The fact that Saudi Arabia is a totalitarian religious state with few freedoms for its own people does not negate Israel’s appalling treatment of the population it occupies. Furthermore, the charge of opportunism that Bernstein levels at HRW could, rather more justifiably be extended to Israel itself. After all, Israel enjoys something of an indirect alliance with the Wahabi regime, and friendly working relations with anti-Semitic evangelical Christian elements in America such as Pat Robertson and John Hagee. But, in Bernstein’s world, the burden of proof is placed on everybody but Israel.

Bernstein again: In the MENASSAT commentary, I left no doubt as to the source of my criticism, having weighed in against HRW for "raising funds among the elite of one of the most totalitarian nations on earth, with a pitch about how the money is needed to fight 'pro-Israel forces,'" and for possibly "becoming dependent on funds emanating from a brutal dictatorship [which] leaves you vulnerable to that brutal dictatorship later cutting off the flow of funds if you don't 'behave.'"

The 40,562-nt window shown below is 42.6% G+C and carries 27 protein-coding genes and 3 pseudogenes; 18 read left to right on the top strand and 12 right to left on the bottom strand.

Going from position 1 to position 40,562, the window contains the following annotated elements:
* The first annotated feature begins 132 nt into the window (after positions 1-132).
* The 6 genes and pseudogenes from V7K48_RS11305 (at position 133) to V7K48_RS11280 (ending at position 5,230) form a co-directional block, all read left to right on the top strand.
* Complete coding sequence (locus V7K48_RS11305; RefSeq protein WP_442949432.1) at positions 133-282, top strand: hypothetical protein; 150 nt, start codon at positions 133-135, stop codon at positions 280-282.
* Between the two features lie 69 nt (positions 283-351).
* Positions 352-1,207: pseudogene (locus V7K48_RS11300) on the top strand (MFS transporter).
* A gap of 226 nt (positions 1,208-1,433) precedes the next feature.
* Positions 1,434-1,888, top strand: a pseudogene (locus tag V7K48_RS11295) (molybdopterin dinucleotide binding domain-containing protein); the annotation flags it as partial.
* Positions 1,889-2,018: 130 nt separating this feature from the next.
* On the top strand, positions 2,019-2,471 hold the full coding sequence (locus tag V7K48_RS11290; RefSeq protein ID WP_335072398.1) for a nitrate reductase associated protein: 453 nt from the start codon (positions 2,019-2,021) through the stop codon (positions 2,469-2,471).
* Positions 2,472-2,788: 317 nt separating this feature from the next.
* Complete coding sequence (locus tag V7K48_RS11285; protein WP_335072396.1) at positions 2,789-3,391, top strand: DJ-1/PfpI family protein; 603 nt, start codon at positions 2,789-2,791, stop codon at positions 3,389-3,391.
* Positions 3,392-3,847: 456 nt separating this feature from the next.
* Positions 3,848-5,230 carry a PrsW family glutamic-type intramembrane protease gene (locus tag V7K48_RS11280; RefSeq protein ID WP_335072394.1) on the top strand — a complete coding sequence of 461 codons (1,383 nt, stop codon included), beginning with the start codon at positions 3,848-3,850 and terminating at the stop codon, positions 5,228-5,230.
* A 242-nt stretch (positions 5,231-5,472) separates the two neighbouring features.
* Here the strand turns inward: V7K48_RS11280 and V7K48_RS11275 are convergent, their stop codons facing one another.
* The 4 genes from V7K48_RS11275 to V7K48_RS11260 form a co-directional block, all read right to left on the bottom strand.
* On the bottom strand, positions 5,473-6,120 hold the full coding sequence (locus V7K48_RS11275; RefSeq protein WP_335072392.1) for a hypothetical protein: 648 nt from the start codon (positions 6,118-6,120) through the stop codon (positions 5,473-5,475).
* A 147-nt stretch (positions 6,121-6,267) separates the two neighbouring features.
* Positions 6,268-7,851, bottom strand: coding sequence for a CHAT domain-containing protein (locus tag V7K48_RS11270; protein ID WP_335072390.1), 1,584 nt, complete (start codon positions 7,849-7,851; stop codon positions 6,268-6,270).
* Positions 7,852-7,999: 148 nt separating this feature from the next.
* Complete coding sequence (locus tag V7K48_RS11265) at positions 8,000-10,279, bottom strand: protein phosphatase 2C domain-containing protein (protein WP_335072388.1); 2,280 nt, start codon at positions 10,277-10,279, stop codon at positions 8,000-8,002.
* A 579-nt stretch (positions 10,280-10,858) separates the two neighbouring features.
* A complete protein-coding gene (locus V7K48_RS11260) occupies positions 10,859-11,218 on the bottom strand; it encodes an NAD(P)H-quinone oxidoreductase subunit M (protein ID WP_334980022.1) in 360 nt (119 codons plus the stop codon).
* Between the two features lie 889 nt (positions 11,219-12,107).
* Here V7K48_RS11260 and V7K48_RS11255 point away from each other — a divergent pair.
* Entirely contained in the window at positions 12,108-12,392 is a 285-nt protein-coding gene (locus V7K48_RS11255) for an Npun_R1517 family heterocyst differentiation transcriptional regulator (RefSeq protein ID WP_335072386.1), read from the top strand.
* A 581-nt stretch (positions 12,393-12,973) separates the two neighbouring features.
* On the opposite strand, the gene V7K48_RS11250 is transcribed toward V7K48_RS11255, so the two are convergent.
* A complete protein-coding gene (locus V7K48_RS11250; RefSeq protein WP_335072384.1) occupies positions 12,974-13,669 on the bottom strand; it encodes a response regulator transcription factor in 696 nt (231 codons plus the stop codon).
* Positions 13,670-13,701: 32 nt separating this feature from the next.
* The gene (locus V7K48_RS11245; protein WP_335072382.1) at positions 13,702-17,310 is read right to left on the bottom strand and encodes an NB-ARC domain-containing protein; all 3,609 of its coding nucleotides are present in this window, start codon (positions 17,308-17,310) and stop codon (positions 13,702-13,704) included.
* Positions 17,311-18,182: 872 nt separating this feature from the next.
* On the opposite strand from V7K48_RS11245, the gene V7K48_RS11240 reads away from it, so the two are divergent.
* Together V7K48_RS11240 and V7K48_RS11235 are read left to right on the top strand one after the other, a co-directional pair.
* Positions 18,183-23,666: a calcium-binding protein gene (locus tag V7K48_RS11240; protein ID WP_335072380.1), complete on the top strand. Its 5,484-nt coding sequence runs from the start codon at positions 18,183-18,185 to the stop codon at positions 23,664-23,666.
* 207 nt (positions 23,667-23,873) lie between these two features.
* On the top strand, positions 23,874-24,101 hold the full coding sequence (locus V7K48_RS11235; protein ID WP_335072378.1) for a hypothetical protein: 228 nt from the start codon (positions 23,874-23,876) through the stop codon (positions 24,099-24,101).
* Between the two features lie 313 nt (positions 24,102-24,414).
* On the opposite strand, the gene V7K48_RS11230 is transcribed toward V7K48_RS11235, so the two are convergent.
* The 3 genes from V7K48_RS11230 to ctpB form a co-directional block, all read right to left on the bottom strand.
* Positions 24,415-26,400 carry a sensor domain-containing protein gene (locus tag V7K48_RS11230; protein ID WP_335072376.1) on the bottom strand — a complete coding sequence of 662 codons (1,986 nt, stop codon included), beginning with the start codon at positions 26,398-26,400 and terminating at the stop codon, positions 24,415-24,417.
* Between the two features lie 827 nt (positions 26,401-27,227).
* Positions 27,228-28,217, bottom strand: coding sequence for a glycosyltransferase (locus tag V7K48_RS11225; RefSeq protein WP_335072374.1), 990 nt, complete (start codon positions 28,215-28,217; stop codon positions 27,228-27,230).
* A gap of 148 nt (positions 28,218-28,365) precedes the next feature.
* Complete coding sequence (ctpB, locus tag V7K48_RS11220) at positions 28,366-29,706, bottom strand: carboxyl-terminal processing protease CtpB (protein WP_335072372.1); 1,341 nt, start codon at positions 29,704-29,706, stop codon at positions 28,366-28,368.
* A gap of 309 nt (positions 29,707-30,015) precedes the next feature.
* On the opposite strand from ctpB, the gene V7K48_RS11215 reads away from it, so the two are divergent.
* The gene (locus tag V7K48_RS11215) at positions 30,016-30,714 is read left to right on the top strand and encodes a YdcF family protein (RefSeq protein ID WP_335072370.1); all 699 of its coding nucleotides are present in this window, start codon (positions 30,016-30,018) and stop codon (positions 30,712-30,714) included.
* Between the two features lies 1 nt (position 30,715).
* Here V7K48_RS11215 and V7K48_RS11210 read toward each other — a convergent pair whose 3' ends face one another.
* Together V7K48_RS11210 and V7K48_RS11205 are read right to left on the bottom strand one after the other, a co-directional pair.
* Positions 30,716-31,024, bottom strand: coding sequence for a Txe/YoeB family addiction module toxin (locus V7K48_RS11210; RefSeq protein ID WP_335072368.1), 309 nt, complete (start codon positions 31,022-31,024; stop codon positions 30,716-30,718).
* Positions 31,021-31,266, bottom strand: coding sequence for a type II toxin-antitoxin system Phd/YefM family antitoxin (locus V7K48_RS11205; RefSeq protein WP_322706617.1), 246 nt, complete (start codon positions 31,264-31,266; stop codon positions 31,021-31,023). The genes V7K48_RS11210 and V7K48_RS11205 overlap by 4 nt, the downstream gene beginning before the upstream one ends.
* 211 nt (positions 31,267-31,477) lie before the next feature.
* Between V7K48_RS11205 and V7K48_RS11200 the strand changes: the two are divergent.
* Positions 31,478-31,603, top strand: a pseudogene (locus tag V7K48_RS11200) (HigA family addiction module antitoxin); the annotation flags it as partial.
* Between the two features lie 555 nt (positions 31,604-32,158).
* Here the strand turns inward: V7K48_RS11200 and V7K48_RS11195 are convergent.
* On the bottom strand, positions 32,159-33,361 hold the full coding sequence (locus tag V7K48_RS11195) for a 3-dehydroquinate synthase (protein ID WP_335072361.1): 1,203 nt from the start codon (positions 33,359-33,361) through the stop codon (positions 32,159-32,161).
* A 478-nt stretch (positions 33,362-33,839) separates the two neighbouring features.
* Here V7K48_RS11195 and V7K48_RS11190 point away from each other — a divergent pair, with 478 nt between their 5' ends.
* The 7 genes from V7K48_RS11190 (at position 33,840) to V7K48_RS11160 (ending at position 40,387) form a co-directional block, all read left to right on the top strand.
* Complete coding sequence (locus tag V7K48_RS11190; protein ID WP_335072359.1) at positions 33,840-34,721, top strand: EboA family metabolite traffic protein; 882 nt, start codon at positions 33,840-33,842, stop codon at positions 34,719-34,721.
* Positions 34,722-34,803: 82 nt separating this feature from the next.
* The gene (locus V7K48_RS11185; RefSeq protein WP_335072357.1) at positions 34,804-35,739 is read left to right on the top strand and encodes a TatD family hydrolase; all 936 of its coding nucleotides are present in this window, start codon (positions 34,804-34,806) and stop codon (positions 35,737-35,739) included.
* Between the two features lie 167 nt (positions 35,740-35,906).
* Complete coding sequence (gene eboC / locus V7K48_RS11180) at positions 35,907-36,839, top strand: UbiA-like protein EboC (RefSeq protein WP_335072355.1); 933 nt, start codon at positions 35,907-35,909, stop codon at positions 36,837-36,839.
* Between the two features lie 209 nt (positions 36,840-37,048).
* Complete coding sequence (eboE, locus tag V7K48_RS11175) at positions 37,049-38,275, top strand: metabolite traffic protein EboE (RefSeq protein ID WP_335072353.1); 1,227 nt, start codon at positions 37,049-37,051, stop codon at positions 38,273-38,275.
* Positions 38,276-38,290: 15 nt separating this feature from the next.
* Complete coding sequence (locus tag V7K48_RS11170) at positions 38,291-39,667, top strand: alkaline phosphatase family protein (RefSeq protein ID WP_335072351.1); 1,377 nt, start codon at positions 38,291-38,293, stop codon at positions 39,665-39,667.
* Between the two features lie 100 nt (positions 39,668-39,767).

Human Rights Watch, as Whitson has stated again and again, takes money from nationals of many countries, including the US, which engages in its own fair share of human rights violations. Saudi citizens have broad access to international media, despite the despotic nature of their government. They also have access to the Internet, where—before attending an event in Human Rights Watch’s honor— they could be expected to acquaint themselves with the organization’s numerous critical reports on the state of affairs in their own country.

Bernstein writes, "But throwing out charges of racism against its critics, which are not only unsubstantiated but completely irrelevant to the issues at hand, is apparently a-okay with HRW's Middle East director, Ms. Whitson."

On the contrary, the charge of racism is far from irrelevant, but rather pervasive in Bernstein’s characterization of the monolithic mindset of Saudi citizens. 

The entire basis of Bernstein’s argument in the Wall Street Journal piece rested on two premises: one, that HRW did not on its visit to Riyadh adequately criticize Saudi Arabia’s human rights record, a baseless claim that Bernstein later apologized for propagating; and secondly, on the conflation of the “brutal dictatorship” with intellectuals such as Emad bin Jameel Al-Hejailan, the host of HRW’s event in Riyadh. Since Bernstein’s half-hearted retraction to Ms. Whitson, he has repeatedly fallen back on the latter claim—one that attributes the characteristics of a brutal dictatorship to an entire population.